Every morning I wake up to the same derisive feeling, loathing myself to wake up for such a task as to get on board a local train in Mumbai. This isn’t a personal loathing towards railways or even the people travelling on them, it’s just a state of contempt upon the whole competition for as scarce a resource as a square foot of real estate which is rightfully mine.
I was listening to Bruce Yandle’s podcast on EconTalk, brilliant podcast, in which he discusses a really cool concept called as the ‘Hummingbird Economy’. It’s so deceptively simple, but to know what it means, we need to jump back to Yandle’s childhood. At their family ranch, as kids, he and his brother used to put up wooden feeding bins for hummingbirds. Since there were too many of those birds around the ranch, they used to have a great time watching them feed while fluttering around each other competing for food.
What he observed was that the feeding began with just one hummingbird hovering around the bin and trying to pick some food up for itself. But as soon as the bird backed off a little bit to make room for some more comfortable hovering, other hummingbirds (who have spotted the food source as well) flocked around the first hummingbird and competed for food and eventually there was a flock of birds trying to do the same thing and the first hummingbird may or may not get his coveted share of food.
This concept is so alarmingly close to what I feel every single morning when I try to board the morning local, especially a fast local train. It isn’t much of a trouble on weekends when the crowd is relaxed. But on a working day, during peak hours, it becomes a hummingbird economy. There is a resource (read one or possibly half a square foot) of space in the train compartment. There are 5 people or possibly more, standing right next to you who are contesting for the same space but with similar or completely out of the box strategy to acquire it. There are many variables at play. The speed of the train as it enters the platform, the speed of the train when your intended compartment approaches you. The density of people standing around and also their luggage. Your luggage and your belongings (phone, watch, wallet, et al). When you factor in all these variables into the decision of getting on board the current train, it all boils down to a yes/no question. Sometimes you need to be brave enough to risk getting bashed against some other person, squashed in the crowd with your neatly tucked shirt desperately trying to give up any physical contact with you.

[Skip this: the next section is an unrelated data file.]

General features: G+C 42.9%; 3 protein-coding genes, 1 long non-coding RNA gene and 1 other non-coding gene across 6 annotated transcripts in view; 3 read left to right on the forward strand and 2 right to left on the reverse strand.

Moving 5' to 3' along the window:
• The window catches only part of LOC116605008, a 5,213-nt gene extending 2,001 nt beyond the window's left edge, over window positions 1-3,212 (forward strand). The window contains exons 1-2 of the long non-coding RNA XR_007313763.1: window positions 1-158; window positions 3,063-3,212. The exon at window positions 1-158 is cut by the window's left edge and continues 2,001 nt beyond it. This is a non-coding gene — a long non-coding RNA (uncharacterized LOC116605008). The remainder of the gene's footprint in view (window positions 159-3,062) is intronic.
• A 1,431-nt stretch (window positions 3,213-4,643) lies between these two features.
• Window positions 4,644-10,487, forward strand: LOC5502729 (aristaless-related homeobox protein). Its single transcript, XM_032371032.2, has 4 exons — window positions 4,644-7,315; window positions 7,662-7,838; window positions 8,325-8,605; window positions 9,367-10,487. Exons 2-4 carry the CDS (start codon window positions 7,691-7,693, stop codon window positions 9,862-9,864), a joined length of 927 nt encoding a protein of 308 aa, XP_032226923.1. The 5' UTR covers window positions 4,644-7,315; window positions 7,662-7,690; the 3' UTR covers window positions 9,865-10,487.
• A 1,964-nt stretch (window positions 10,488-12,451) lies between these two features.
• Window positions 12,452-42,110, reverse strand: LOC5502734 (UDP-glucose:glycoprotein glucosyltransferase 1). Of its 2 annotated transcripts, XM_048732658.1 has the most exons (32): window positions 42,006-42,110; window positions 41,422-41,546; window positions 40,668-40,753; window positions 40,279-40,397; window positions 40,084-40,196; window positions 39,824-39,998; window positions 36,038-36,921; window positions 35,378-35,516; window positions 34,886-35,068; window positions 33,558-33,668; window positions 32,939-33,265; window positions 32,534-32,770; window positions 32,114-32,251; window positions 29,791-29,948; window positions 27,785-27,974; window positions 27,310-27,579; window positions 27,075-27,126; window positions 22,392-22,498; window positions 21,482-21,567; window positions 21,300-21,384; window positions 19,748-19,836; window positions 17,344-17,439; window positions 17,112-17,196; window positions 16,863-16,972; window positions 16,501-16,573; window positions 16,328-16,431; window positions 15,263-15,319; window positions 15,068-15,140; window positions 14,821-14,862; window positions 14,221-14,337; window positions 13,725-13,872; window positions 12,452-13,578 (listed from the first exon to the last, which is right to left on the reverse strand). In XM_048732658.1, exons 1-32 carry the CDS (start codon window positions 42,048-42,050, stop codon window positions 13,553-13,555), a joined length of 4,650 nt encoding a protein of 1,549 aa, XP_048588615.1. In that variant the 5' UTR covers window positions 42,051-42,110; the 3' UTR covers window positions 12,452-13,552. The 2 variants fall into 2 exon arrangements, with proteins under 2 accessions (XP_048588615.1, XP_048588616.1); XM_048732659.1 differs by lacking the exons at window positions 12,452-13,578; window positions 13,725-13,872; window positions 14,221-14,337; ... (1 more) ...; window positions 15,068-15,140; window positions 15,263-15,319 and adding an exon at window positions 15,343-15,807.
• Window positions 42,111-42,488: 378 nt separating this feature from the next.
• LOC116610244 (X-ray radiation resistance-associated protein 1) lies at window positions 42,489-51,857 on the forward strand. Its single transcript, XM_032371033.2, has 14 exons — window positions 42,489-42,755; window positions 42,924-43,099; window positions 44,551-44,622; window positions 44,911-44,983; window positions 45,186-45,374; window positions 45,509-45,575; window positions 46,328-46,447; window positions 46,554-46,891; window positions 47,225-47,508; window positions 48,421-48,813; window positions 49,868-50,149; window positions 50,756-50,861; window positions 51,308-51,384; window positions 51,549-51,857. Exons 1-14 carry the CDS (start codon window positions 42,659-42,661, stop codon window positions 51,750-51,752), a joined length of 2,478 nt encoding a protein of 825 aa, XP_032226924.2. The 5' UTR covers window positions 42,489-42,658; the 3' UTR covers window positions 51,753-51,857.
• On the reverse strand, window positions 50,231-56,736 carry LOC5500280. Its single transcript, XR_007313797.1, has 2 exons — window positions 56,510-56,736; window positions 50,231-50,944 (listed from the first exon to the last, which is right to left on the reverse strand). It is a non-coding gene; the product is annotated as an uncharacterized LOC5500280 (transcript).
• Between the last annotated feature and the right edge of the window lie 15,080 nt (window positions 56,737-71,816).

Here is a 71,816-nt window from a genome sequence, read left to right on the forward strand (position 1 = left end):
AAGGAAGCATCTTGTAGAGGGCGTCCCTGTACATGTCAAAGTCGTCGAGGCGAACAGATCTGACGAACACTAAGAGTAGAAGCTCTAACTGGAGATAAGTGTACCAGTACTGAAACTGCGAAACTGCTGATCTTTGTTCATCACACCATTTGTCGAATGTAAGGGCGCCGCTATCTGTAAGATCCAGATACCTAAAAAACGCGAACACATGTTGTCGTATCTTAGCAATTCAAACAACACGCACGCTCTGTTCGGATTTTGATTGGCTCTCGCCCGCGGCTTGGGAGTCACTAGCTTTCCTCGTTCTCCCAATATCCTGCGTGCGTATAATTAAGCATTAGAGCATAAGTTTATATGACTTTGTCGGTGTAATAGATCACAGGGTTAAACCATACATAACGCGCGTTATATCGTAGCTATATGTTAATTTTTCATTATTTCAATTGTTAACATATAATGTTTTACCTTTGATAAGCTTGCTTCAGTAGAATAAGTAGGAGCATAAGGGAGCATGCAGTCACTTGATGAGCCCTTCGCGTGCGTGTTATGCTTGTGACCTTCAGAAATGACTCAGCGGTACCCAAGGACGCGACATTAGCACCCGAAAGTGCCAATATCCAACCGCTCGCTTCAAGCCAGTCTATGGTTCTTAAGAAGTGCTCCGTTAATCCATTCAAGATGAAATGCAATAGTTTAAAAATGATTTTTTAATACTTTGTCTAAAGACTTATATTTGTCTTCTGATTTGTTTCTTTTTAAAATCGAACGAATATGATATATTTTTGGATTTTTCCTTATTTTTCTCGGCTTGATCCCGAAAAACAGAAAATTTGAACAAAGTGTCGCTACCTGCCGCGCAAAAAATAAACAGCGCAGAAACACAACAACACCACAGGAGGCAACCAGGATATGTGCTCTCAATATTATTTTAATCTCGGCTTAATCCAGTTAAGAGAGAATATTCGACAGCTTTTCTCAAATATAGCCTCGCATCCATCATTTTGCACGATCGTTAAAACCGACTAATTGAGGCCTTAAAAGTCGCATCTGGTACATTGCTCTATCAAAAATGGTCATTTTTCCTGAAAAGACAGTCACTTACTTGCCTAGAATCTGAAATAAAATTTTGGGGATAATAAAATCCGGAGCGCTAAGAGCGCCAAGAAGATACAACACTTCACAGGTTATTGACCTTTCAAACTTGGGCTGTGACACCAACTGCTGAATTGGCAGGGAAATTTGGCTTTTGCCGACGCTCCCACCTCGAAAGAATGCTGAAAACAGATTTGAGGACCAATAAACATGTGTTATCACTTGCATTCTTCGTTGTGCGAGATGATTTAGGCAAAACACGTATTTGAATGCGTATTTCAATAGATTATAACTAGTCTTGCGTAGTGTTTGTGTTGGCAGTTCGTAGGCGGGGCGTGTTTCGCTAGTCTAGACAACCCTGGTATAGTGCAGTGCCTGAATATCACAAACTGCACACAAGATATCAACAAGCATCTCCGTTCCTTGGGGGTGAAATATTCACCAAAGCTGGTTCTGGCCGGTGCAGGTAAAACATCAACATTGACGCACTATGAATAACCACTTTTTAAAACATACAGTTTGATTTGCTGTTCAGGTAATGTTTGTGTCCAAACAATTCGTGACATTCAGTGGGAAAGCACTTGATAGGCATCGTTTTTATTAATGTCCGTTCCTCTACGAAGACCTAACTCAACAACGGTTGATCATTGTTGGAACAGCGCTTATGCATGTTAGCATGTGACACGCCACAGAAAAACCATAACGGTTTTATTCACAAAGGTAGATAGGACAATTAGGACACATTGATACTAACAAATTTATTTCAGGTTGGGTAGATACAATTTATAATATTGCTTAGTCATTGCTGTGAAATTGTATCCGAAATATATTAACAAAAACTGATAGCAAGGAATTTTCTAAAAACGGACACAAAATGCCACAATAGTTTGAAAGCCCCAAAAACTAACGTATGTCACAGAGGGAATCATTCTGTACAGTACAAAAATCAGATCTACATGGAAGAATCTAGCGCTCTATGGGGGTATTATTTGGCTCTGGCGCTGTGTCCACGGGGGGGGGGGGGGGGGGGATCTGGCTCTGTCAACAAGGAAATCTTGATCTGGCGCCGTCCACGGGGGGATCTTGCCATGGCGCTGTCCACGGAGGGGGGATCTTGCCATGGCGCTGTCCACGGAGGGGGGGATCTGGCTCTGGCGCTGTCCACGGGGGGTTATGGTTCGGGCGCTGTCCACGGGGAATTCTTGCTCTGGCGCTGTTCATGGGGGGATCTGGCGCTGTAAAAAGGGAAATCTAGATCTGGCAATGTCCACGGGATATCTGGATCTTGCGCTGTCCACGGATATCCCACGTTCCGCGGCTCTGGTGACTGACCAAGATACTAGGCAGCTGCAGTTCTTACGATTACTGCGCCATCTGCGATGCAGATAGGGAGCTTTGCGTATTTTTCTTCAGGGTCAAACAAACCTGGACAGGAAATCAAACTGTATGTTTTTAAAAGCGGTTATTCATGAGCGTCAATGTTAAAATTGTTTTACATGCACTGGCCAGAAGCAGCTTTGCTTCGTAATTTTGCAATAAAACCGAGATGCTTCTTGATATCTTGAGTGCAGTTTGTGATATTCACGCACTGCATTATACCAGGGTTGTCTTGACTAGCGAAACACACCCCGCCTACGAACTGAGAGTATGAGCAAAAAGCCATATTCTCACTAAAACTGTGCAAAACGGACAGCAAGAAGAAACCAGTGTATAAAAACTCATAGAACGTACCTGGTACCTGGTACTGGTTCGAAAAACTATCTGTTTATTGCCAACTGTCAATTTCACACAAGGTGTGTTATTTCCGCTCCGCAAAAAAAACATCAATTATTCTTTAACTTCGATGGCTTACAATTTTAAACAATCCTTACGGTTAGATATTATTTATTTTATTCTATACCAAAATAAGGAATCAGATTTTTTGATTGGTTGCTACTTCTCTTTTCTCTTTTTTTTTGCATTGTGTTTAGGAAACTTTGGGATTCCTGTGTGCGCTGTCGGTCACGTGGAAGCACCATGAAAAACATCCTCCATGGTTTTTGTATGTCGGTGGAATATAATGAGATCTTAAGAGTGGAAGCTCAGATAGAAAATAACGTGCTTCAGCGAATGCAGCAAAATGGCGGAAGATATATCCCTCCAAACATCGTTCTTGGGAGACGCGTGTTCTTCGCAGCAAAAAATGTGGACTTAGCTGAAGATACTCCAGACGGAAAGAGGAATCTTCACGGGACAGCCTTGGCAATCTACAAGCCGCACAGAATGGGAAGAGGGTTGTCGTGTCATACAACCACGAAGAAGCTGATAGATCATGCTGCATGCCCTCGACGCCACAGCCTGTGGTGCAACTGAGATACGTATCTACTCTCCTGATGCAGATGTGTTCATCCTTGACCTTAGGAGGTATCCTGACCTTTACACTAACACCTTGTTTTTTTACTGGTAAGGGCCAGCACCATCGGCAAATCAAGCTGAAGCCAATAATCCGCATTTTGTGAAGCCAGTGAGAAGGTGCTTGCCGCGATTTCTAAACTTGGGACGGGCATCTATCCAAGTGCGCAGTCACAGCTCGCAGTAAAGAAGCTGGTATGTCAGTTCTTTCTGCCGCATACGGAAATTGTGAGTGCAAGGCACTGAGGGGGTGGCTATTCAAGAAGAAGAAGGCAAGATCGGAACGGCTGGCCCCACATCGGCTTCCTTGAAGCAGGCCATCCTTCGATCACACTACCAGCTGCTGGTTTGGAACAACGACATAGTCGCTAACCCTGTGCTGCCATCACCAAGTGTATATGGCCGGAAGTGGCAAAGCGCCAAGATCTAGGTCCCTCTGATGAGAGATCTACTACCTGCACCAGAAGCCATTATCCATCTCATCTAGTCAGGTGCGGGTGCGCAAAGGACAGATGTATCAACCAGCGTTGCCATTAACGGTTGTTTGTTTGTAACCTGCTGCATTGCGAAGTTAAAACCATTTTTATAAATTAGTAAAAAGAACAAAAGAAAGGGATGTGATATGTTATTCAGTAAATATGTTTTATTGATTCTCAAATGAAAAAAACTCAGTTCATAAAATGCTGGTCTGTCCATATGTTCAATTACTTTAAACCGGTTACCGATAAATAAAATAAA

The whole physics of the situation is simple, your weight, your belongings, your life (metaphorically), & your shirt or even shoes for that matter, are utterly immaterial. You need to be selfless, like a monk, to appreciate the serenity of getting a place right below the small fans that choke out some puff of wind every now and then.
The ultimate lesson from all this is, get up early, catch your train early and leave the crowd behind to fight over what is left. As Yandle explains, it is always advantageous for the first entrant to set up shop, use the resources until others get to know about it and leave before there is too much clutter. Because if you even move to readjust yourself in the crowd by leaving your quasi square foot of space for just a microsecond, some other competitor will replace you and leave you starving for the very same resource which you once claimed.
No wonder why they call it ‘early bird’ prizes.